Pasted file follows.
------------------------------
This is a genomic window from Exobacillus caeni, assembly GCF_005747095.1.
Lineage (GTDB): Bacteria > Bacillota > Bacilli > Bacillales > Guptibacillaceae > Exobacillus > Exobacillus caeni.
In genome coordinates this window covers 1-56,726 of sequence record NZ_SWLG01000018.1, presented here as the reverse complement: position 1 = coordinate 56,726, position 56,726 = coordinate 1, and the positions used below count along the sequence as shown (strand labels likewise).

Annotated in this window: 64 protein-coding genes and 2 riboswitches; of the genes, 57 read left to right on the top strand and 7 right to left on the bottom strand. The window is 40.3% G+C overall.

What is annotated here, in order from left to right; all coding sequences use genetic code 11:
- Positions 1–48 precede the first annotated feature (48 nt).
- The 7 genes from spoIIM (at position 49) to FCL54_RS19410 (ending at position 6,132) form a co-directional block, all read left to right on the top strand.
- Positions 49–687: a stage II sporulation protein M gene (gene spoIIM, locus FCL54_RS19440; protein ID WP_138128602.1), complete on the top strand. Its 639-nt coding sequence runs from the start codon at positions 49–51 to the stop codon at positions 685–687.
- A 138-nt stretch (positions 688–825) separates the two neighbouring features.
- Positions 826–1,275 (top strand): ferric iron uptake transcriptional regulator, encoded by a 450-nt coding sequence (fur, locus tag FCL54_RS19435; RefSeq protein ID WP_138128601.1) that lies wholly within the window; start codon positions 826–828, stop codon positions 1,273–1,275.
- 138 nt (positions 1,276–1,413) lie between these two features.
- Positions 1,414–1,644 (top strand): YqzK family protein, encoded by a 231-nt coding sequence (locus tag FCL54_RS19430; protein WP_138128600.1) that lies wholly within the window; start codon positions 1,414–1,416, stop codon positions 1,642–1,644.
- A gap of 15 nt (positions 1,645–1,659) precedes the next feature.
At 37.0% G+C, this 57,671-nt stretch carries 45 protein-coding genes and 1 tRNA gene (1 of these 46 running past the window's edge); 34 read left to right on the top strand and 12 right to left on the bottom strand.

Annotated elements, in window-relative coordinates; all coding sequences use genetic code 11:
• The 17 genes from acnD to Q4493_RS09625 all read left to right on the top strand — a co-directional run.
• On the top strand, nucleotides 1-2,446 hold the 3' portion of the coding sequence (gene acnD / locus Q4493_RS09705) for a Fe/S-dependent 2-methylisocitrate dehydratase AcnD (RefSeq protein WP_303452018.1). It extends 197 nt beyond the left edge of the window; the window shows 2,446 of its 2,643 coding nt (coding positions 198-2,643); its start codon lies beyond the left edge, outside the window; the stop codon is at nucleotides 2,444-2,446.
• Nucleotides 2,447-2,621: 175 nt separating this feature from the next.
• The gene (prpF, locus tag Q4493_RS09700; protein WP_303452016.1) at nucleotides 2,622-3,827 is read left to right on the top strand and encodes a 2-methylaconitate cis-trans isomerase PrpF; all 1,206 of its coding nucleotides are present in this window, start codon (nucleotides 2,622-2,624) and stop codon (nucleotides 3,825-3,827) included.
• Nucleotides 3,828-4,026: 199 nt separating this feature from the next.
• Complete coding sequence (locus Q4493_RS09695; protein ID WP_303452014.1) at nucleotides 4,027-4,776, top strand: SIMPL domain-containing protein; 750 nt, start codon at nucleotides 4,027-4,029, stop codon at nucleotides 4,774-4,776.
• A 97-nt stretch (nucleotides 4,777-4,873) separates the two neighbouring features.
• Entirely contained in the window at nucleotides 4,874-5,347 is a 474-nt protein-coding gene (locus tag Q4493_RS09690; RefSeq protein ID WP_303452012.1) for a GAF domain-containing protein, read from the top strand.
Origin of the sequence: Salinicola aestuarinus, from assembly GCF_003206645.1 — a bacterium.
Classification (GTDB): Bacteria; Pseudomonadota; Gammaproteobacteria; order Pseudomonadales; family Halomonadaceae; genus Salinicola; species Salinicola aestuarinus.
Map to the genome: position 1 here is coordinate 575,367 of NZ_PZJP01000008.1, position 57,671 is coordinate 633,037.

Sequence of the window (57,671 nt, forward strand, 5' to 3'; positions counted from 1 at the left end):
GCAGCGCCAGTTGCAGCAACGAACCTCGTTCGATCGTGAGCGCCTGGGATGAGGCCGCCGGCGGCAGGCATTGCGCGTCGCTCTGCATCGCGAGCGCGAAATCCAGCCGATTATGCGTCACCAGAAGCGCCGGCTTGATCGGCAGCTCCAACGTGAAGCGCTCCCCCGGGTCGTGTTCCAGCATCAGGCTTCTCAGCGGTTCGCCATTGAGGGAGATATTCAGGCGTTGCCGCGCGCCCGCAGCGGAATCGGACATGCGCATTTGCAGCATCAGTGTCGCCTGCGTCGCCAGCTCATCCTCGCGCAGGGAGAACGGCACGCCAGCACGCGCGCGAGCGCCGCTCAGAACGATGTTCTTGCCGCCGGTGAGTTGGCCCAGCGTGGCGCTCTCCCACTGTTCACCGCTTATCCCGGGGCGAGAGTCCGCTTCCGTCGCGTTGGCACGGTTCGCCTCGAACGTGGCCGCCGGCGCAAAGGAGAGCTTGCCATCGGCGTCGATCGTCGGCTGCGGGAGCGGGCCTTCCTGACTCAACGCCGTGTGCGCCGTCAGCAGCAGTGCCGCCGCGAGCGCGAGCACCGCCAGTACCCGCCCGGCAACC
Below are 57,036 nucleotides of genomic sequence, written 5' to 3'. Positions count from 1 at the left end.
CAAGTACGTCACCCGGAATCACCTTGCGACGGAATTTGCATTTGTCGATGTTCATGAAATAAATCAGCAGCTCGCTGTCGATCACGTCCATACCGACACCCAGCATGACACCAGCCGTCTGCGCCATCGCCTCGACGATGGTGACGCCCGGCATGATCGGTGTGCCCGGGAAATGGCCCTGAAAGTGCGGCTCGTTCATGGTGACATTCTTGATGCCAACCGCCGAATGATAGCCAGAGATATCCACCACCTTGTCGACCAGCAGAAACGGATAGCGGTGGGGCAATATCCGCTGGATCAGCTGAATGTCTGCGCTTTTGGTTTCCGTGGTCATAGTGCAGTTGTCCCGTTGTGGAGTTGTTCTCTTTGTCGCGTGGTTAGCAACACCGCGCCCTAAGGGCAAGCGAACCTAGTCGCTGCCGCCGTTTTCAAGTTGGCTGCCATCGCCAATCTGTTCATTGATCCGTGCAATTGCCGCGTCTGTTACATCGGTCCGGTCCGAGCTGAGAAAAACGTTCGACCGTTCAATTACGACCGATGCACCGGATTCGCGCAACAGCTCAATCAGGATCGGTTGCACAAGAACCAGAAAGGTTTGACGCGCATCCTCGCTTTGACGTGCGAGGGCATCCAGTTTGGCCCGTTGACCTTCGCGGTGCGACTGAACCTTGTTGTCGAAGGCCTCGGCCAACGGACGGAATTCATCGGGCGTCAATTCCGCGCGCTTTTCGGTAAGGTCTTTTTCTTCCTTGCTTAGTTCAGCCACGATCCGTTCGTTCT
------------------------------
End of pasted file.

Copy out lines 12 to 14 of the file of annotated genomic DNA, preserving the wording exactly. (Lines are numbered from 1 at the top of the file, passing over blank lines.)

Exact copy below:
- Positions 1,414–1,644 (top strand): YqzK family protein, encoded by a 231-nt coding sequence (locus tag FCL54_RS19430; protein WP_138128600.1) that lies wholly within the window; start codon positions 1,414–1,416, stop codon positions 1,642–1,644.
- A gap of 15 nt (positions 1,645–1,659) precedes the next feature.
At 37.0% G+C, this 57,671-nt stretch carries 45 protein-coding genes and 1 tRNA gene (1 of these 46 running past the window's edge); 34 read left to right on the top strand and 12 right to left on the bottom strand.